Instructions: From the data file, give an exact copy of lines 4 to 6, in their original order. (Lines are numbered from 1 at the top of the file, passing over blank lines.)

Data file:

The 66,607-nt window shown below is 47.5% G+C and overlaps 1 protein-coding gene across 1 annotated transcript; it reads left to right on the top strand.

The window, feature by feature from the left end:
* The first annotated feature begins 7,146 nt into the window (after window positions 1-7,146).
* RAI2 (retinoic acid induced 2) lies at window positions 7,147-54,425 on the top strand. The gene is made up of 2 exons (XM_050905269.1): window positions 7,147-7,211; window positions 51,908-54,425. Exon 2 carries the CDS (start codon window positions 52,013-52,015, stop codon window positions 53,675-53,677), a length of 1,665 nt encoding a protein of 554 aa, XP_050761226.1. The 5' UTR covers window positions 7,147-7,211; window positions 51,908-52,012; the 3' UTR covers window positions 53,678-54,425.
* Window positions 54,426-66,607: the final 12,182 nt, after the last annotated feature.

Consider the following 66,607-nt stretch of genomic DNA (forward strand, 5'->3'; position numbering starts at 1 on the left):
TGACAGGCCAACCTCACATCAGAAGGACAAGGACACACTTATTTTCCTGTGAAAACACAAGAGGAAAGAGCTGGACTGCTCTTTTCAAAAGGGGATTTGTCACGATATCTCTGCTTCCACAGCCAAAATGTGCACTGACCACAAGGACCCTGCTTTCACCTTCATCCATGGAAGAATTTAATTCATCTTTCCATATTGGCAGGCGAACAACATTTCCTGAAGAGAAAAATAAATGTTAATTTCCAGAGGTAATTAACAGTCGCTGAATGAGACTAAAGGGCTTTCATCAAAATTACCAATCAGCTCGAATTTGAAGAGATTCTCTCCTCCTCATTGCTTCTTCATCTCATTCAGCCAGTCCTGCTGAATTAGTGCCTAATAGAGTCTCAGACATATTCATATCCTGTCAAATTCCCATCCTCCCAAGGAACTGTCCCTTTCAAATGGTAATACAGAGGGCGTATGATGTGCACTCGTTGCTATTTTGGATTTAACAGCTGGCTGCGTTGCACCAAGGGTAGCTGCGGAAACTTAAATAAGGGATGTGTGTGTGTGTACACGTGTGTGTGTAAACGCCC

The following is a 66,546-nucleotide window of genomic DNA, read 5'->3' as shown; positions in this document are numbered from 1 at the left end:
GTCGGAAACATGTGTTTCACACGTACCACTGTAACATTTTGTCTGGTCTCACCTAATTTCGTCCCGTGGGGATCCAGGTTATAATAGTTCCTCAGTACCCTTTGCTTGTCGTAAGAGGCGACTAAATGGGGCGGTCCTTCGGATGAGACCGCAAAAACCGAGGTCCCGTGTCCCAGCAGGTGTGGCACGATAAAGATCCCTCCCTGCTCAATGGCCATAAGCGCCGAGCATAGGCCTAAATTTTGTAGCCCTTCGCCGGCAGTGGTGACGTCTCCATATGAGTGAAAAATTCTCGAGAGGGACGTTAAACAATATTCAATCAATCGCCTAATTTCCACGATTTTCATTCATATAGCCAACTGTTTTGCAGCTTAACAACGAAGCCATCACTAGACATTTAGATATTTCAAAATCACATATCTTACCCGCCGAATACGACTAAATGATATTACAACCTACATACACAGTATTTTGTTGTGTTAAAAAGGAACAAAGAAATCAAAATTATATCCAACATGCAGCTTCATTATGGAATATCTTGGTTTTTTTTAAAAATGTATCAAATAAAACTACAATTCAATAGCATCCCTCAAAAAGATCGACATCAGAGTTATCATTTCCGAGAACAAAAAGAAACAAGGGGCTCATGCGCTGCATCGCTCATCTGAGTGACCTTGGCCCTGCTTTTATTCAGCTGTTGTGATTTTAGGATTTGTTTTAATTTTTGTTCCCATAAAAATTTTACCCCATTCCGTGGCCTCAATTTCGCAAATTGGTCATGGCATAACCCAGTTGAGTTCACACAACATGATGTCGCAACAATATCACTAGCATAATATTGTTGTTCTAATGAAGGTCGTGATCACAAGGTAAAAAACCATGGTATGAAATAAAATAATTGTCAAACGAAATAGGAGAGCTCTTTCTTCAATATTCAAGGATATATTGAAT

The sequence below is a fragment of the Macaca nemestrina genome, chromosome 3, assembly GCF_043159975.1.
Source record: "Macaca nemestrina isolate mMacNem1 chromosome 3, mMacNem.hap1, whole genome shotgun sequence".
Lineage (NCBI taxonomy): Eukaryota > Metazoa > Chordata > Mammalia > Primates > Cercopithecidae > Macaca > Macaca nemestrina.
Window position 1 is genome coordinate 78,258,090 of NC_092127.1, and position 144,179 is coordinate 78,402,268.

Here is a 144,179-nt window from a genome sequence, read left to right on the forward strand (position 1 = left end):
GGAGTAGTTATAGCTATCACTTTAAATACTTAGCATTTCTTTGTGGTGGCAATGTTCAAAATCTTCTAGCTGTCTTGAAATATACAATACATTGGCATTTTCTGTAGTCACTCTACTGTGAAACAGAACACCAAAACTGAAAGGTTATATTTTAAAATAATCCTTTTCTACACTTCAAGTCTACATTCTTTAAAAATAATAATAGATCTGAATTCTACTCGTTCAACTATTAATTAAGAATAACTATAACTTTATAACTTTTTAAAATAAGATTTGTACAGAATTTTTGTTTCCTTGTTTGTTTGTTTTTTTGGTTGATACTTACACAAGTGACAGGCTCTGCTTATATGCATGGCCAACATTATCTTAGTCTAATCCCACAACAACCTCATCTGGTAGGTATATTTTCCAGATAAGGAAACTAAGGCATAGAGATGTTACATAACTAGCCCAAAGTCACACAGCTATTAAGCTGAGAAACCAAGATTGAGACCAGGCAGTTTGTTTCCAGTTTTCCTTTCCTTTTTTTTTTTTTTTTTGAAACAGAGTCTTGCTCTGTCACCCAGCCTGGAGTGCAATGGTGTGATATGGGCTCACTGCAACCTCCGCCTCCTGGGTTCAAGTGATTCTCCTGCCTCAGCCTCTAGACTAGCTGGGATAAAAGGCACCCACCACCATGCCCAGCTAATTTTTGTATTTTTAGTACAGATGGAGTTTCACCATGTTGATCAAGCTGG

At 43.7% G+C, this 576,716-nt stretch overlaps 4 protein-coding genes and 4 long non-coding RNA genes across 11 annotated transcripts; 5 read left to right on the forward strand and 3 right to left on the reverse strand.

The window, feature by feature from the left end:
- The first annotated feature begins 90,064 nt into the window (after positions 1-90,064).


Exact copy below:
* RAI2 (retinoic acid induced 2) lies at window positions 7,147-54,425 on the top strand. The gene is made up of 2 exons (XM_050905269.1): window positions 7,147-7,211; window positions 51,908-54,425. Exon 2 carries the CDS (start codon window positions 52,013-52,015, stop codon window positions 53,675-53,677), a length of 1,665 nt encoding a protein of 554 aa, XP_050761226.1. The 5' UTR covers window positions 7,147-7,211; window positions 51,908-52,012; the 3' UTR covers window positions 53,678-54,425.
* Window positions 54,426-66,607: the final 12,182 nt, after the last annotated feature.

Consider the following 66,607-nt stretch of genomic DNA (forward strand, 5'->3'; position numbering starts at 1 on the left):